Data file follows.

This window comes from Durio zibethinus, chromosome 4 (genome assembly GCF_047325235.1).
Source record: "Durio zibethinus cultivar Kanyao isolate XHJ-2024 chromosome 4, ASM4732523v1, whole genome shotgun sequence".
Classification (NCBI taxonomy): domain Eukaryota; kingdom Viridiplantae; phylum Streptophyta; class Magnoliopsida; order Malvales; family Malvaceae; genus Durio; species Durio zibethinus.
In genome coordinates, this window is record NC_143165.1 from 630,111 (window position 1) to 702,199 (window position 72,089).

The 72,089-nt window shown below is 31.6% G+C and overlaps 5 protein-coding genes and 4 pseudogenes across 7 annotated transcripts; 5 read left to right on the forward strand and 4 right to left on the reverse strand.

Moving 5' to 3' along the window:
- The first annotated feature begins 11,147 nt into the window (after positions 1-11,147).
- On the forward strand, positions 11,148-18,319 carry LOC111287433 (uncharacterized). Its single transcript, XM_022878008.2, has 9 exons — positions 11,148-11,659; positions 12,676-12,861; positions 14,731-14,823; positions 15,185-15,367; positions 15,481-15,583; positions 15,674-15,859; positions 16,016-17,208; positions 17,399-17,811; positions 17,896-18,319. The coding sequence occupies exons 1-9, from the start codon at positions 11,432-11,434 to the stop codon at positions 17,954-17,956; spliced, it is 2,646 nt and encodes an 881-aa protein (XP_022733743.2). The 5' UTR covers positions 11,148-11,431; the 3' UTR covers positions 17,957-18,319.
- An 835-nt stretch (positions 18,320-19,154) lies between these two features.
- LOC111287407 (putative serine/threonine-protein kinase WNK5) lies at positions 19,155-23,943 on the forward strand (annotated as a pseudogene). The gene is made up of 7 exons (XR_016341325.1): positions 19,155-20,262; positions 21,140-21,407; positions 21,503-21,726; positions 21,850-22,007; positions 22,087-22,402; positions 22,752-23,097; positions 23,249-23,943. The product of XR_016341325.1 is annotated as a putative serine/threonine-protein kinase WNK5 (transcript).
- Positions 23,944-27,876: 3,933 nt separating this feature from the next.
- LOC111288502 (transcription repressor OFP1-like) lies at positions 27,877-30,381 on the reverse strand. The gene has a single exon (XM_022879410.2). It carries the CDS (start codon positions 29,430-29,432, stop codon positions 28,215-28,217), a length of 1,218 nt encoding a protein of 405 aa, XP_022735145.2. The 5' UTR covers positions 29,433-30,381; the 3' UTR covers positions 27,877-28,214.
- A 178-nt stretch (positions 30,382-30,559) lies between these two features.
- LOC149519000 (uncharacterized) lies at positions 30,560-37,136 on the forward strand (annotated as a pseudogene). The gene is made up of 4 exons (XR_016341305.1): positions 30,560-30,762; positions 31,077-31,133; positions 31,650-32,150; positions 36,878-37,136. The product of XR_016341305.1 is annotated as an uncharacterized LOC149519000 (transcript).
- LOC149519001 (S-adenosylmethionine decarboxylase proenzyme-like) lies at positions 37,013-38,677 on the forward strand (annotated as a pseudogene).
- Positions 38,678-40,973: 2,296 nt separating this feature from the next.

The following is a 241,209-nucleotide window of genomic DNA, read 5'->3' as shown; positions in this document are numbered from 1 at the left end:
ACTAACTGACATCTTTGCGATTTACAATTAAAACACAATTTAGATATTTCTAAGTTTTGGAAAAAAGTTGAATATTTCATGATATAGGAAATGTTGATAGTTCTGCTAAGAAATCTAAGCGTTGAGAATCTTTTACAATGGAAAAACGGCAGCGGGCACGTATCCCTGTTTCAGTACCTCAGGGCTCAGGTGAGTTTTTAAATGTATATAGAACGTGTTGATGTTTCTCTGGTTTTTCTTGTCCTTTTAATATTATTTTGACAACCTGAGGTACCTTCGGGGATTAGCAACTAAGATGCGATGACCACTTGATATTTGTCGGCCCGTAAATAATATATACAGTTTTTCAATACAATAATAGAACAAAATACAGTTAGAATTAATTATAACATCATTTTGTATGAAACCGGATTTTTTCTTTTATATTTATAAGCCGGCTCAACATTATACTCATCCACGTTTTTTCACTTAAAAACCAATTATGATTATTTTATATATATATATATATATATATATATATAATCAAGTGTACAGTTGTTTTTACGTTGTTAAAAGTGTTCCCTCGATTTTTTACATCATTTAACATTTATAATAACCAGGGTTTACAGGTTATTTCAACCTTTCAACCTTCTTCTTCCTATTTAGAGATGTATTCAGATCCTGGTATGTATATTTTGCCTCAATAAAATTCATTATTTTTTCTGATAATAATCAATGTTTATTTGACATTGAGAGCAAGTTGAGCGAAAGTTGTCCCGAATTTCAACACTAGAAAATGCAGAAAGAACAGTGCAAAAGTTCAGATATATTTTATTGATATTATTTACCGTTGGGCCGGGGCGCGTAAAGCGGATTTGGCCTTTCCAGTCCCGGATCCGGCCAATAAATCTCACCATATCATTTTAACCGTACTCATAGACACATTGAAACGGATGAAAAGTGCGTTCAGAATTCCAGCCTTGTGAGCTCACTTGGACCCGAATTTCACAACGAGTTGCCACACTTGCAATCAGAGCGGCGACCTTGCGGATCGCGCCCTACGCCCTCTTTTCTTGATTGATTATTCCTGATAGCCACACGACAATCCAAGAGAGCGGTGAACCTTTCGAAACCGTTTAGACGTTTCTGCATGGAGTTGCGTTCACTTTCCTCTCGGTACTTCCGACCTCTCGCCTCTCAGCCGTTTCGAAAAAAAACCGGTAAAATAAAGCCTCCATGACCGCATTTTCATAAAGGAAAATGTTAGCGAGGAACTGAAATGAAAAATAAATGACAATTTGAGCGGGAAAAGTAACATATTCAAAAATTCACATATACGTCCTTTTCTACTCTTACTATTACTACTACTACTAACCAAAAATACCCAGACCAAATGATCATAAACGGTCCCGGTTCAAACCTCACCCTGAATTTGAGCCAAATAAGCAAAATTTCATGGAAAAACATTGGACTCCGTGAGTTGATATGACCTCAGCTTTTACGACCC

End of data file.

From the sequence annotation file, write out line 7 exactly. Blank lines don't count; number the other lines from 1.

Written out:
- The first annotated feature begins 11,147 nt into the window (after positions 1-11,147).